Protein nanocrystals and 2d-crystals
With its extremely high peak flux and small focus spot, the SwissFEL will allow coherent diffraction measurements on 3d-nanocrystals of protein, which are individually injected into the X-ray beam (see Infobox). The growth of protein crystals is a complex and poorly understood process, and different molecular systems show different behaviors. In general, however, as a crystal grows, it tends to accumulate defects such as stacking faults. These defects often limit the maximum size of good-quality crystals. It is believed that many interesting protein species may only form good crystals with sub-μm dimensions (see Fig. III.4).
Fig. III.4. Examples of micrometer and sub-micrometer crystals of
the protein lysozyme . The scale bar at bottom left is 2 μm.
Scattering from a crystal has the great advantage over a single-molecule experiment that a large number of identically-oriented unit cells contribute coherently to the scattering signal. In a per fect infinite crystal, this leads to sharp Bragg reflections corresponding to particular scattering vectors, with the peak intensity in each Bragg peak propor tional to the square of the number of unit cells in the crystal. As mentioned earlier, since there is no scattering intensity between the peaks, oversampling for an infinite crystal is not possible, thus complicating the phase-retrieval process. The use of nanocrystals, for which (weak) continuous coherent scattering features connect the Bragg peaks, provides additional information useful for phasing.
An innovative method, developed at PSI, of using coherent diffraction features to solve the phase problem is ptychographic diffraction (from the Greek for “folding”) . In ptychography, a small-spot coherent X-ray beam is scanned across a large, non-periodic sample, and a series of coherent scattering patterns is collected. The speckle size is determined by the inverse of the spot size rather than by the sample dimensions. Overlapping the scanned spots allows one to incorporate the speckles into the phase-retrieval process, in spite of the large sample size. By this method, the complex transmission function of a region of interest within an extended sample can be uniquely reconstructed, along with the detailed illumination function . In an extension of ptychography to 2d-crystal diffraction with the SwissFEL, a large (i.e., several μm) 2d-crystal is illuminated at randomly chosen positions with the tightly-focused (100 nm) coherent XFEL beam. The resulting scattering is a convolution of crystalline Bragg peaks and finite-aper ture coherent scattering features (see Fig. III.5). Each exposure represents a different alignment between the periodic lattice and the illumination function describing the spot, and although it locally destroys the sample, successive exposures from undamaged regions of the sample provide partially-redundant information. Kewish et al. have demonstrated that this multiple exposure method aids in solving the phase problem and hence facilitates the recovery of the projected high-resolution structure of a membrane protein. By repeated scans at different tilt angles of the 2d-crystal, it will be possible to obtain the 3d-protein structure.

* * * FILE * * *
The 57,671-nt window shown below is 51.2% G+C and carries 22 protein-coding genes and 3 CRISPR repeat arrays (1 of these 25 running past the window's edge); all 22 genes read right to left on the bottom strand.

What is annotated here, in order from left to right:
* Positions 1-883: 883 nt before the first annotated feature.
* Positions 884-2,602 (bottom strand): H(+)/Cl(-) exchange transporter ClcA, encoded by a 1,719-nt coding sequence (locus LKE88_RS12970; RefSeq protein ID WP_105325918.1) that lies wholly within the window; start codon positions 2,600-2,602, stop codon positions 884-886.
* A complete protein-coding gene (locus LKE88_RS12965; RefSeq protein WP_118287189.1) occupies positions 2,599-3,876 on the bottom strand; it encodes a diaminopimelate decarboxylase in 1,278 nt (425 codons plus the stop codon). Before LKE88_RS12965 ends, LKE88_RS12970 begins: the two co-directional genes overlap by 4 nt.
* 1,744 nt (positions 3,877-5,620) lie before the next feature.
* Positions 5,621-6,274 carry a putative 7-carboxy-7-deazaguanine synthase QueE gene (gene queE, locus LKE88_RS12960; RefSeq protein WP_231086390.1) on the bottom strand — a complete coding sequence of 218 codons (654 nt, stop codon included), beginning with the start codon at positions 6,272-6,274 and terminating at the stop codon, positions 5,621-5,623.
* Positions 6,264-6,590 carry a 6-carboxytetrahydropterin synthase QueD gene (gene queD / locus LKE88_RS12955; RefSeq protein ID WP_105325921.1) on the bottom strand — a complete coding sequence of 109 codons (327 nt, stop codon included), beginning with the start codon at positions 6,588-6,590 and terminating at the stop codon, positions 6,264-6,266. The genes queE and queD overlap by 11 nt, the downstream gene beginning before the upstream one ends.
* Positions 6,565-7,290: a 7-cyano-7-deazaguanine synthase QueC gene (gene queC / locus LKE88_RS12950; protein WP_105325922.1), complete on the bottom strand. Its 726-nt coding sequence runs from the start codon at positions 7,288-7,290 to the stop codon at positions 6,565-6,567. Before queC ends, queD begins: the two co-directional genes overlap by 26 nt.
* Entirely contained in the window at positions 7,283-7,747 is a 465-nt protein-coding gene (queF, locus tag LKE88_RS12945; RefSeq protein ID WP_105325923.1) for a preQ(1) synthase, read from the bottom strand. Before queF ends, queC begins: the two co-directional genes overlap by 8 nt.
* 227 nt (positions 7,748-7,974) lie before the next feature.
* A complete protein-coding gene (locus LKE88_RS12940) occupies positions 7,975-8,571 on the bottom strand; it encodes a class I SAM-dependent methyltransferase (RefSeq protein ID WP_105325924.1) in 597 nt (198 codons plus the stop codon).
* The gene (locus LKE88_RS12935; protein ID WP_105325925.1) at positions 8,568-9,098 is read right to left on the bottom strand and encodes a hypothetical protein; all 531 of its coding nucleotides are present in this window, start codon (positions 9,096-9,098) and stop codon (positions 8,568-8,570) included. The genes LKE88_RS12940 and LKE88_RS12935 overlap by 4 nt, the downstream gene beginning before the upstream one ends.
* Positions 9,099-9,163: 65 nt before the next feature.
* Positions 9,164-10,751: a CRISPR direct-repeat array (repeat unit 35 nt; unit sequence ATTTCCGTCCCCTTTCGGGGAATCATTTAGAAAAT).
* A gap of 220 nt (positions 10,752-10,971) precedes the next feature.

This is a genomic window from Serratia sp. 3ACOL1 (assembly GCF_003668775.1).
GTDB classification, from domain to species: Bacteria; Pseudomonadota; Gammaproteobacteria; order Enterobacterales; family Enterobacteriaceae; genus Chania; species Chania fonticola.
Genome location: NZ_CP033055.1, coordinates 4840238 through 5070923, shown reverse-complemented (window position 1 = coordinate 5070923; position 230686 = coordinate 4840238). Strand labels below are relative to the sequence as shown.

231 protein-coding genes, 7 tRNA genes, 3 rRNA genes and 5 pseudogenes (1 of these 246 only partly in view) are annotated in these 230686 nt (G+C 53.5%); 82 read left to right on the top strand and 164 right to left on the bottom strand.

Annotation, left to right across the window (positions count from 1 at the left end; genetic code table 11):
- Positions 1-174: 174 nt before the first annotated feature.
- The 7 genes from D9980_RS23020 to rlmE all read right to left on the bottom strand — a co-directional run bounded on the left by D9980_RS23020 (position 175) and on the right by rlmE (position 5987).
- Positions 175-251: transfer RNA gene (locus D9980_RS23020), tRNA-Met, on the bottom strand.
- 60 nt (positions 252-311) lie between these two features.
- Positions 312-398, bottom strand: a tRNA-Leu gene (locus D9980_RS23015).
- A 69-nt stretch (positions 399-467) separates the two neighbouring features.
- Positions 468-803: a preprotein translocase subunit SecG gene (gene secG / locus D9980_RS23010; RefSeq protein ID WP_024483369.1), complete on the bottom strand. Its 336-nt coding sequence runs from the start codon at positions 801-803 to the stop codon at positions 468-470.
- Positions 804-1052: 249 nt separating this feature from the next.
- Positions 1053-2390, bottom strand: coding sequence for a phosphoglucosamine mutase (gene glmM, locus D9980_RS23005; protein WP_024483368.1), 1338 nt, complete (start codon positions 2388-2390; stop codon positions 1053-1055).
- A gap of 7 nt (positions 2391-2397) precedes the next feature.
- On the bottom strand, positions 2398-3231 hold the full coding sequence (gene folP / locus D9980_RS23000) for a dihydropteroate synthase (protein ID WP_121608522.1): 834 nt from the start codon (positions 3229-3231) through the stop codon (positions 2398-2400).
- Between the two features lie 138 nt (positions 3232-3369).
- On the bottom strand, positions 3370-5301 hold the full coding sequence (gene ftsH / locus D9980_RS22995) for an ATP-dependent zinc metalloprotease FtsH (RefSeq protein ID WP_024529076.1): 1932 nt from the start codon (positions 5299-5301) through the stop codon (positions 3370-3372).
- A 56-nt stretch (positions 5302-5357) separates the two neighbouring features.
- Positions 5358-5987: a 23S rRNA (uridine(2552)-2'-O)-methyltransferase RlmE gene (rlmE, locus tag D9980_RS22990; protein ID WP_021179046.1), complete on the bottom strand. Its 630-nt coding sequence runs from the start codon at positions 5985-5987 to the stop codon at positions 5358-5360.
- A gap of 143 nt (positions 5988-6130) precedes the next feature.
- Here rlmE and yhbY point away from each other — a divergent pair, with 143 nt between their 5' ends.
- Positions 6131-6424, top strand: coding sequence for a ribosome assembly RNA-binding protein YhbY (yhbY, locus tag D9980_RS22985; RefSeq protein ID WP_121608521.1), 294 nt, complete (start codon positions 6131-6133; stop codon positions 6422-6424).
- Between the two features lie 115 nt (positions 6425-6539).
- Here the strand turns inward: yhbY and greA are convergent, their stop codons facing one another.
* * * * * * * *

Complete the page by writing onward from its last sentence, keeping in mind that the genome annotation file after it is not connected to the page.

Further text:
Fig. III.5. Simulated ptychographic diffraction  of a 2d-crystal of the membrane protein aquaporin-1. The projected
electron density (above) is sampled with an XFEL pulse (1012 photons at 12 keV, focused to a spot
100 nm in diameter), producing the simulated scattering pattern shown below. Note the coherent diffraction
features between the Bragg peaks (insets).